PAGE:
A UN report has revealed that the opium crop production in Afghanistan has increased due to warm weather and heavy rainfall, with the land used to grow opium increasing by 10% – or 201,000 hectares. Higher levels of cultivation in 2016 meant the estimated opium production spiked by 43% to 4,800 tons, according to a UN Office on Drugs and Crime (UNODC) report.
UNODC executive director Yury Fedotov said in a statement: "The survey shows a worrying reversal in efforts to combat the persistent problem of illicit drugs and their impact on development, health and security."
Increased production of opium is met with concern as it can be a source of income for terrorists and fund extremist groups. The US has previously spent $7.5bn (£6.1bn) on eradicating opium use in Afghanistan, but despite this, production of the drug has risen.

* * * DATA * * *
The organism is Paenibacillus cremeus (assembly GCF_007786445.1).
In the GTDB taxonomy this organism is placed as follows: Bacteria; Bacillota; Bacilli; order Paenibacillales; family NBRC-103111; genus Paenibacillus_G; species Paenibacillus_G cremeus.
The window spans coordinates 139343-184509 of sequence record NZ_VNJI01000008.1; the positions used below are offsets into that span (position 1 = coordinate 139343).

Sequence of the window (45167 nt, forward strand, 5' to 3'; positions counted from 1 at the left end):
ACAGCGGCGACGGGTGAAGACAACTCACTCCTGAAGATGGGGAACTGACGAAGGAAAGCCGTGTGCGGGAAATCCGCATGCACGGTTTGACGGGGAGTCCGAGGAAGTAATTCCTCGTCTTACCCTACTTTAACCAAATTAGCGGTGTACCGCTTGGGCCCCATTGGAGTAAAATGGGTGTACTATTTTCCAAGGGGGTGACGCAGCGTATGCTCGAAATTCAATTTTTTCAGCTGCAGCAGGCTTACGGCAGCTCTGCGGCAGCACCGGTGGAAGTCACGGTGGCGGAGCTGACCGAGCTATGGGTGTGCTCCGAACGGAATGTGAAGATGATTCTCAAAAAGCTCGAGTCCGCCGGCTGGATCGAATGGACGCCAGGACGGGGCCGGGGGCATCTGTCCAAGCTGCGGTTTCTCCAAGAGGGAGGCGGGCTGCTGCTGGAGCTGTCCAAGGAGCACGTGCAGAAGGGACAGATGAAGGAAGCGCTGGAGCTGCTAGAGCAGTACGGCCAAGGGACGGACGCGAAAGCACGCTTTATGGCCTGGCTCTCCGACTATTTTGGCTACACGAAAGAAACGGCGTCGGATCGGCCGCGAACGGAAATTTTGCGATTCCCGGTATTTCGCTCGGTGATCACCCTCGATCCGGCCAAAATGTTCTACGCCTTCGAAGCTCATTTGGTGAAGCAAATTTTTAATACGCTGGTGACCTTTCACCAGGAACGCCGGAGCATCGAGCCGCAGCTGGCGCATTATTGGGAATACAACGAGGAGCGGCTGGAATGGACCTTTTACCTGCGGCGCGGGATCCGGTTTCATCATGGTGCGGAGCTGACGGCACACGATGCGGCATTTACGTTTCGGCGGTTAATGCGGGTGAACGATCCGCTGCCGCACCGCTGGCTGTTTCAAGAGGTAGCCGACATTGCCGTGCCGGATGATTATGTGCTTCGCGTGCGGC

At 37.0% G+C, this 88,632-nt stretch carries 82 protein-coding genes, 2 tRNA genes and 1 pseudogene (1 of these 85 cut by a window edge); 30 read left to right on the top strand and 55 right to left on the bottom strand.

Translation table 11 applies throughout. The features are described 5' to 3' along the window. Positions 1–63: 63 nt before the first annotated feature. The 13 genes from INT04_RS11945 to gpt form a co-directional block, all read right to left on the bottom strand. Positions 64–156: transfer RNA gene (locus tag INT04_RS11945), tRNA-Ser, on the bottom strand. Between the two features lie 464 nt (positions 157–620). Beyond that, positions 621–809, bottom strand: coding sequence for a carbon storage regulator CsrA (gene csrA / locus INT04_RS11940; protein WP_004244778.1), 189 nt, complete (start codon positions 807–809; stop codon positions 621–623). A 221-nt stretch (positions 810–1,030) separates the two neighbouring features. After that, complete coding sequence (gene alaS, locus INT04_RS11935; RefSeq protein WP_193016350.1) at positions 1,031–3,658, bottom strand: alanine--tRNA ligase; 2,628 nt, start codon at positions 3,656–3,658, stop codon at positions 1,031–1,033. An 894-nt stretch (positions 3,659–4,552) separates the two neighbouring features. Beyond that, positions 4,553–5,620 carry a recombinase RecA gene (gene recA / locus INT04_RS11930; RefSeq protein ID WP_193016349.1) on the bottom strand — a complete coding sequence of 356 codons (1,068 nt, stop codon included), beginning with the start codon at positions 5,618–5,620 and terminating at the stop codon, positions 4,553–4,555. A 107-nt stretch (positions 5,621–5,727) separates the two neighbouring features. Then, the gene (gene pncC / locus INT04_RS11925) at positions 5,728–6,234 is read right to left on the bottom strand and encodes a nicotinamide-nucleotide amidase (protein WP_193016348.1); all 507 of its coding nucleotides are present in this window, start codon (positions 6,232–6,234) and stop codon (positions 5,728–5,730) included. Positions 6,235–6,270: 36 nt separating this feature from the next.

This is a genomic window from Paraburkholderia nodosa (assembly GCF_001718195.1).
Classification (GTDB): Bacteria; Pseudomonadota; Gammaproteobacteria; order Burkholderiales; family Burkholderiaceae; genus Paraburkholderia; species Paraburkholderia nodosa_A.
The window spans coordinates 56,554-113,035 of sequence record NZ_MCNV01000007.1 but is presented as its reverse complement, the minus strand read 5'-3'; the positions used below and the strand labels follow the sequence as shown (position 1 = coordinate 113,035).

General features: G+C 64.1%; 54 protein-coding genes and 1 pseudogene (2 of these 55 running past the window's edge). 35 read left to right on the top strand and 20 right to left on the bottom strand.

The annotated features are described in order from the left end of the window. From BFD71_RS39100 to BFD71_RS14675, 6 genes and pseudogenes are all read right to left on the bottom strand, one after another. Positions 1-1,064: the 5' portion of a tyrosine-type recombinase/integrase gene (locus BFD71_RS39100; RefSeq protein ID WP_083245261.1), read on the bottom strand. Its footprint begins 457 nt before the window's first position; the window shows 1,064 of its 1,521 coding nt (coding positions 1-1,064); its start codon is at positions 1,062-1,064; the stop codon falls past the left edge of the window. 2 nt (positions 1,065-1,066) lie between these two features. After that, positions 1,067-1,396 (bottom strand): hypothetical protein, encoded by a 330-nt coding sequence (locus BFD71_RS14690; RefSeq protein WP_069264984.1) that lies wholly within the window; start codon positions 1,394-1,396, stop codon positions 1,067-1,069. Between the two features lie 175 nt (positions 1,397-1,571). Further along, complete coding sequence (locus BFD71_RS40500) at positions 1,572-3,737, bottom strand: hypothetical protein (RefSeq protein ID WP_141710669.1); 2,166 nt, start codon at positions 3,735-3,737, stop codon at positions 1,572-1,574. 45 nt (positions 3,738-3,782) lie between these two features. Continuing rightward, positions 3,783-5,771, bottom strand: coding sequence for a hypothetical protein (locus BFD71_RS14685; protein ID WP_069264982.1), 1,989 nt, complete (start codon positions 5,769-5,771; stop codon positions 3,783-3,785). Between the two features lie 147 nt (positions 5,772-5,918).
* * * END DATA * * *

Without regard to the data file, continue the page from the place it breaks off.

"Strong increases (in cultivation) were observed in the northern region and in Badghis province where the security situation has deteriorated since 2015," said Fedotov.
Increased opium production can have far-reaching effects. Figures from the UN in 2015 show that 246 million people used an illicit drug and of those 32.4 million people are users of pharmaceutical opium and heroin. Afghanistan's opium poppy production is responsible for more than 90% of heroin globally.
The militant group garners substantial income from the narcotics trade through offering protection to drug cartels.
"The Taliban receive large sums of money from drug traffickers because the group protects drug markets, escorts traffickers and helps them transport the opium," a Helmand resident told Deutsche Welle.
According to counter-terrorism expert Tomas Olivier, the Taliban can earn up to $300m a year from the drugs trade.
Earlier this month Fedotov made a statement in Brussels, where he announced that a $15bn fund would go towards Afghanistan in the next four years.
It is estimated that 100,000 people die a year from opium use, according to the Centre for American progress.